• The extraction module 216 can also extract one or more gaze features. Gaze features can represent distances between visual elements and fixation points of gaze input 304 at various times. Gaze features can be time based gaze features and/or distance based gaze features. Distance based and time based features can be used together.
  • To determine the gaze features, the extraction module 216 can identify text and/or a picture associated with a link (e.g., in a web-browser visual context) and/or an item (e.g., in a conversational system visual context) and calculate a distance around or area associated with the text and/or image. The calculated distance or area associated with the text and/or image can represent a bounding box and can be used for gaze feature extraction. The gaze features can consider a size of the bounding box and/or a frequency representing how often a user's 102 gaze fixes on or near the bounding box.
  • The extraction module 216 can identify fixation points representing where a user's 102 gaze lands in a visual context. The extraction module 216 can leverage a model to identify individual fixation points from the gaze input data 306. In at least one example, the extraction module 216 can leverage models such as velocity-threshold identification algorithms, hidden Markov model fixation identification algorithms, dispersion-threshold identification algorithms, minimum spanning trees identification algorithms, area-of-interest identification algorithms, and/or velocity-based, dispersion-based, and/or area-based algorithms to identify the fixation points from the gaze input data 306. Fixation points can be grouped into clusters and the clusters can be used to identify individual gaze locations. A cluster can be defined by two or more individual fixation points located within a predetermined distance (e.g., less than 40 pixels, etc.). The centroid of a cluster of fixation points can be used for extracting gaze features described below.
  • Gaze features can represent distances between a bounding box and a centroid fixation point of one or more clusters of fixation points at various times, as described above. Non-limiting examples of gaze features can include one or more of: a distance from a centroid fixation point to the bounding box at a start of the speech input 302;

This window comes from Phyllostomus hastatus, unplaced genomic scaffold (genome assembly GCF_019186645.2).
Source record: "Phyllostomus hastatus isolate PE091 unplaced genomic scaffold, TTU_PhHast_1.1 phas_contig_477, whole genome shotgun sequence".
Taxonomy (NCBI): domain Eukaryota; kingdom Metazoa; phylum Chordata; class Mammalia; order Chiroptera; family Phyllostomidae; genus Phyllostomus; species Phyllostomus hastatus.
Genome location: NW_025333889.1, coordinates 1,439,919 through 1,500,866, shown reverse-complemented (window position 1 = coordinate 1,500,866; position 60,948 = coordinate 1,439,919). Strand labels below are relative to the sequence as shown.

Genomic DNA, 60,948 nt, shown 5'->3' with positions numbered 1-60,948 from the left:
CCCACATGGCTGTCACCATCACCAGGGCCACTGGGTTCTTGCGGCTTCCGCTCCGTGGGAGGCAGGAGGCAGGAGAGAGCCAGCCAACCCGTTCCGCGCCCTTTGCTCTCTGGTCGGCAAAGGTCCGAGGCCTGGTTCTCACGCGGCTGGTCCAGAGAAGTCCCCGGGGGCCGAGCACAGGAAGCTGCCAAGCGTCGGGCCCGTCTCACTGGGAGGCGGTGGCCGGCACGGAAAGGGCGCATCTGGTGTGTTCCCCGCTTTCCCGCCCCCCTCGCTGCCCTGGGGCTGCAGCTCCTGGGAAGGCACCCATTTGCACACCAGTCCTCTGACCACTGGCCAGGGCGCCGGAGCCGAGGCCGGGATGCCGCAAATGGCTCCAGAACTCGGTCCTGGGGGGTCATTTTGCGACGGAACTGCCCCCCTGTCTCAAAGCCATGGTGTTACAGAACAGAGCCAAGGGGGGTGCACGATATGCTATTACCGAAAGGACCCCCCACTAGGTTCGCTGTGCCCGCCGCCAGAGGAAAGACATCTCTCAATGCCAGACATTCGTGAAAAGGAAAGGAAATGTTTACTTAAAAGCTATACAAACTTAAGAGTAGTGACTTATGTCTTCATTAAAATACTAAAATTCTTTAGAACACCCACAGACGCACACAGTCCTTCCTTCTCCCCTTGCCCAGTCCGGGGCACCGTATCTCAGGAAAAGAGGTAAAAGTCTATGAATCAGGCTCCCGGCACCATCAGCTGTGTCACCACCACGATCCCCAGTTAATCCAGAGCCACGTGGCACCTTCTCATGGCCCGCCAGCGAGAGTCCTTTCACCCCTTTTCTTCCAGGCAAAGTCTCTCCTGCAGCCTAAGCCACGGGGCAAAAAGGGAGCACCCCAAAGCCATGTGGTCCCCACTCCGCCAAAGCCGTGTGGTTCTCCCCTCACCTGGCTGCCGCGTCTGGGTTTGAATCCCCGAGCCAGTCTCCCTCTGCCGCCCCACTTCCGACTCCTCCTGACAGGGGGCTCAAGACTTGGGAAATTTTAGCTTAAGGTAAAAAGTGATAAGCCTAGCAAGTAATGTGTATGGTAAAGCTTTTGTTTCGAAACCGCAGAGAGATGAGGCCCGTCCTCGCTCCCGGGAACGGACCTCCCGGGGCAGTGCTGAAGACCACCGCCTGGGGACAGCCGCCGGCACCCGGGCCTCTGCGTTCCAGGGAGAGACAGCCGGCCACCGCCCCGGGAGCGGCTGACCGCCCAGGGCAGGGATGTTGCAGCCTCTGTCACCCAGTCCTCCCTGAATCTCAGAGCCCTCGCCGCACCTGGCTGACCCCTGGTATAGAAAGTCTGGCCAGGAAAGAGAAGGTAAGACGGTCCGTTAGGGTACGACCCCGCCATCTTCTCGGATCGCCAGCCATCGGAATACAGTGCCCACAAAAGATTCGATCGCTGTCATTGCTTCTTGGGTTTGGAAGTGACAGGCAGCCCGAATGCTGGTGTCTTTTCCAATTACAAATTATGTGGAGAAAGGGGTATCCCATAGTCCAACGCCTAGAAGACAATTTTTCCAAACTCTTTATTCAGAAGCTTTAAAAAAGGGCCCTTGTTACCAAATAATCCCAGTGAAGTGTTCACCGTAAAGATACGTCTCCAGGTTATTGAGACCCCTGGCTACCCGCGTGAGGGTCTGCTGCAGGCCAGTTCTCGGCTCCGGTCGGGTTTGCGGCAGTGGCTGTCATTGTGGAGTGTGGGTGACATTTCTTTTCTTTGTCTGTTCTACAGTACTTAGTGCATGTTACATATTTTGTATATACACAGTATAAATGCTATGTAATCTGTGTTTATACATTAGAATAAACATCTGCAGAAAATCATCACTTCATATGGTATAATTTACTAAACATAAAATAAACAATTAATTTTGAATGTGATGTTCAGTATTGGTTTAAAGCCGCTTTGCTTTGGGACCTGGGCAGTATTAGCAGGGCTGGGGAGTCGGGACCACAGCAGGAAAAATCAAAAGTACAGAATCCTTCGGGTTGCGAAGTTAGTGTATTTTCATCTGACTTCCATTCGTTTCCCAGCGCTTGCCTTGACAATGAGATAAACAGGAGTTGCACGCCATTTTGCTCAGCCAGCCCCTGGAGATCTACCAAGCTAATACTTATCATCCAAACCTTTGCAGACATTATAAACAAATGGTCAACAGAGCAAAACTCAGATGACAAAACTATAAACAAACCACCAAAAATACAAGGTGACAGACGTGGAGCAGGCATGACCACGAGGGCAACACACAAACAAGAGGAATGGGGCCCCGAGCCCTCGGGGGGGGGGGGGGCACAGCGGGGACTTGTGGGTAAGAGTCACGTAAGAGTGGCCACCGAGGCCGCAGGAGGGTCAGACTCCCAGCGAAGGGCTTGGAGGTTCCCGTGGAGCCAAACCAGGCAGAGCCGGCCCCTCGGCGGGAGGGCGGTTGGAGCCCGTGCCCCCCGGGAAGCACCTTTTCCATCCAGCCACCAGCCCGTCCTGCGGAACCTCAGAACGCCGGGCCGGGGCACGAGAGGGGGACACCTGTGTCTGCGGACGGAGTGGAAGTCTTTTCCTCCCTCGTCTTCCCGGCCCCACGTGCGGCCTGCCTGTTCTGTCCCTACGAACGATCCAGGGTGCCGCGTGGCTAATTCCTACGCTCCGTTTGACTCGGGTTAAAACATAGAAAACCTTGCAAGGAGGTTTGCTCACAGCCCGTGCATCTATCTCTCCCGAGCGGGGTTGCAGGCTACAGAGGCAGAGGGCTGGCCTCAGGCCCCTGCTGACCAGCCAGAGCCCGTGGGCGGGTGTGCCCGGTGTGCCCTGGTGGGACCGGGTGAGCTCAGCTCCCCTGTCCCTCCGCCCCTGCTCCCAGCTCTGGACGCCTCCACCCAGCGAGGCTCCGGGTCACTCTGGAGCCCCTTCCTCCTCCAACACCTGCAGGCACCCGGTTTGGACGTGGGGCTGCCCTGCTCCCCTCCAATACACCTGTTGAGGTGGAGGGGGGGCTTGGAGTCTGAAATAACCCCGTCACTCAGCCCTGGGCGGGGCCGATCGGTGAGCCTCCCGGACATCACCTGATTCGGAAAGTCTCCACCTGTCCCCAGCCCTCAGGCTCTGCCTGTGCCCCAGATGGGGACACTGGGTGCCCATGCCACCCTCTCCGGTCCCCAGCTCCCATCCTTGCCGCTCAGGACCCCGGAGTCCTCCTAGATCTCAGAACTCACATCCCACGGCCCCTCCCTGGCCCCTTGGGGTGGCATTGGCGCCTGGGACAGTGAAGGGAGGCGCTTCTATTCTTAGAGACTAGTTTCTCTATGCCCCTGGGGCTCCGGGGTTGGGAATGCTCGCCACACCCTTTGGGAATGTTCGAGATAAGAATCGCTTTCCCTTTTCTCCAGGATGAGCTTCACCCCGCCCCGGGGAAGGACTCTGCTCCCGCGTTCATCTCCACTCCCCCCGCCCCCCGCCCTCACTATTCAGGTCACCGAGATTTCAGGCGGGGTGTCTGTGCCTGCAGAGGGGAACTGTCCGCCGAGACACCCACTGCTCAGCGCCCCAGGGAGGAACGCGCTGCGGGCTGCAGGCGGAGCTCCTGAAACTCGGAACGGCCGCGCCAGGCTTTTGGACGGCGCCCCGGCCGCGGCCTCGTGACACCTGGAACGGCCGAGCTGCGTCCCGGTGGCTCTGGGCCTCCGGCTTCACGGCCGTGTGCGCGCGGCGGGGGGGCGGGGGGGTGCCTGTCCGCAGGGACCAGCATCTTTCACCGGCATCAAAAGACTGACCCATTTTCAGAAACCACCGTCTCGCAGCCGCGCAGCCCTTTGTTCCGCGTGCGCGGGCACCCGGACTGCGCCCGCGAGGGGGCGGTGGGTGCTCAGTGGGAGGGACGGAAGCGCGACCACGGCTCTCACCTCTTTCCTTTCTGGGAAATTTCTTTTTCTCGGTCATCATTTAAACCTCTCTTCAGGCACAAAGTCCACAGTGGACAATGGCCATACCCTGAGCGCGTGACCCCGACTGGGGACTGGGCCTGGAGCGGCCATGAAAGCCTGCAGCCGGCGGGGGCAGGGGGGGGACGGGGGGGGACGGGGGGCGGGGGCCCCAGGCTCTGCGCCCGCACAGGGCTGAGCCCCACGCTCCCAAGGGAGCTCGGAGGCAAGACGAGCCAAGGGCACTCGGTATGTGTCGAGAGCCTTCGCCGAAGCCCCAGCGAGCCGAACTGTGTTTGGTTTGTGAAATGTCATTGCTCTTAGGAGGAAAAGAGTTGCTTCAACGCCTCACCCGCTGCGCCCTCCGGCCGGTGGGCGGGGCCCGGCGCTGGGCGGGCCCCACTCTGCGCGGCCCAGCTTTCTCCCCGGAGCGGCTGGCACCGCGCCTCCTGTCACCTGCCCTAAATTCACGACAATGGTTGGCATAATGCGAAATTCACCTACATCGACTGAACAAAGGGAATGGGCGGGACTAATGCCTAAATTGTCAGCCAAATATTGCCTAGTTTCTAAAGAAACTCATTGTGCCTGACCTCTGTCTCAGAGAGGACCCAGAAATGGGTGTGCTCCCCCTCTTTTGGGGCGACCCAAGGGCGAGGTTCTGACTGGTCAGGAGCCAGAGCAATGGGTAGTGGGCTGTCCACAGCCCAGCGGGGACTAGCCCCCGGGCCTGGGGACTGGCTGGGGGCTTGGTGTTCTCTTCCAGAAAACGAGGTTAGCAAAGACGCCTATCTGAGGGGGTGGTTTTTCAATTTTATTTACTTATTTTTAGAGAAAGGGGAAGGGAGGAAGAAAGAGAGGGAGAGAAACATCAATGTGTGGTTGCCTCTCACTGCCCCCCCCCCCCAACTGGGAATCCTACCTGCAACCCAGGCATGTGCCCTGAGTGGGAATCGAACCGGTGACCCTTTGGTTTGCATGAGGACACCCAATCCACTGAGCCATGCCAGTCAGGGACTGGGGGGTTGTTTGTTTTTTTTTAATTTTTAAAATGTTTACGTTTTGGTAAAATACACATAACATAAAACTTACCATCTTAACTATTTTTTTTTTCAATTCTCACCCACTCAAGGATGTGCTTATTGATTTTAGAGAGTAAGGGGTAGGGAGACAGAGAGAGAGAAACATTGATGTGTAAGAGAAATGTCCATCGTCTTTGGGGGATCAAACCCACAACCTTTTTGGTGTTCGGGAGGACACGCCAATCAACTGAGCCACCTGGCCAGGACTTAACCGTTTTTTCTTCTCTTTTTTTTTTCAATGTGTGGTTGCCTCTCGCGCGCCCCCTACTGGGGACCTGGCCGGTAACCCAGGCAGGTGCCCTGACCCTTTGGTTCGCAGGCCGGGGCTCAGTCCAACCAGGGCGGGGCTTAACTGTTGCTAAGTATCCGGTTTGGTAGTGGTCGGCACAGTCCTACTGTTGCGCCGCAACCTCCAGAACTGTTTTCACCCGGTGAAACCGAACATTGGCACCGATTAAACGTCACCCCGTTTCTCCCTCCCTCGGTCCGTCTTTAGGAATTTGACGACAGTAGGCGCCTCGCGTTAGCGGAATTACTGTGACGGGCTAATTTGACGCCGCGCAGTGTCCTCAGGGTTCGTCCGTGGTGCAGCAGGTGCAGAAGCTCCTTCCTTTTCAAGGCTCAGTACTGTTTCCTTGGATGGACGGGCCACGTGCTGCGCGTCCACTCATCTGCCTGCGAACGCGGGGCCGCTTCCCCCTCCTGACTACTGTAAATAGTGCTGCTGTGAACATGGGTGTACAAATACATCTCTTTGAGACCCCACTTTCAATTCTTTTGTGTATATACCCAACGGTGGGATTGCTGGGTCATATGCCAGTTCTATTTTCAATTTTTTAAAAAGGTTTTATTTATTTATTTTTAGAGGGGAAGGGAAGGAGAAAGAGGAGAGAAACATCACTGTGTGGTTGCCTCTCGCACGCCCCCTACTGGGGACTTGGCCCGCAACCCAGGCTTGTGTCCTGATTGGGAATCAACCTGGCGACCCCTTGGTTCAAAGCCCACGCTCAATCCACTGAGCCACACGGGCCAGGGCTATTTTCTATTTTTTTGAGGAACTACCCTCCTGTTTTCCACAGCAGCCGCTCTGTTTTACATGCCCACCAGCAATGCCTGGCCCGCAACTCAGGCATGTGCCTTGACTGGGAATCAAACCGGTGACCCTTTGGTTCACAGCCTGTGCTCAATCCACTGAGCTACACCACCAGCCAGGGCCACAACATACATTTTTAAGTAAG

• a distance from a centroid fixation point to the bounding box at an end of the speech input 302;
      • a distance from a centroid fixation point to the bounding box during the time between a start of the speech input 302 and an end of the speech input 302;
      • a distance from a centroid fixation point to the bounding box during a predetermined window of time (e.g., 1 second, 2 second, etc.) before the speech input 302 begins;
      • whether the bounding box was within a predetermined radius (e.g., 1 cm, 3 cm, etc.) of a centroid fixation point at predetermined time intervals (e.g., 1 second, 2 seconds, 3 seconds, etc.) before the speech input 302 begins;
      • whether the bounding box was within a predetermined radius (e.g., 1 cm, 3 cm, etc.) of a centroid fixation point at the time the speech input 302 was received;
      • a size of the bounding box;
      • how frequently the user 102 looked at the bounding box during the speech input 302;
      • a total length of time the user 102 looked at the bounding box during the speech input 302;
      • how frequently the bounding box was within a predetermined radius (e.g., 1 cm, 3 cm, etc.) of a centroid fixation point during the speech input 302; and/or
      • a total length of time the bounding box was within a predetermined radius (e.g., 1 cm, 3 cm, etc.) of a centroid fixation point during the speech input 302.
  • The extraction module 216 can also extract one or more heat map features. A heat map can represent a probabilistic model of what a user 102 may be looking at in a visual context. The heat map can be calculated from gaze input 112 (e.g., eye gaze, head pose, etc.). In at least one example, the extraction module 216 can leverage a two-dimensional Gaussian model on individual fixation points to model probabilities that a user 102 has seen any particular visual element that is presented in a visual context. The individual fixation points can be determined from the gaze input 112 (e.g., eye gaze, head pose, etc.), as described above. In some examples, the Gaussian model can use a radius of a predetermined length. The Gaussian model can model how gaze fixations change over time and determine a probability used to indicate a likelihood that a user 102 may look at particular visual elements in the visual context. In at least one example, a heat map determined based on eye gaze input 112 can be more representative of what the user 102 may be looking at than a heat map determined based on head pose or nose pointing gaze input 112.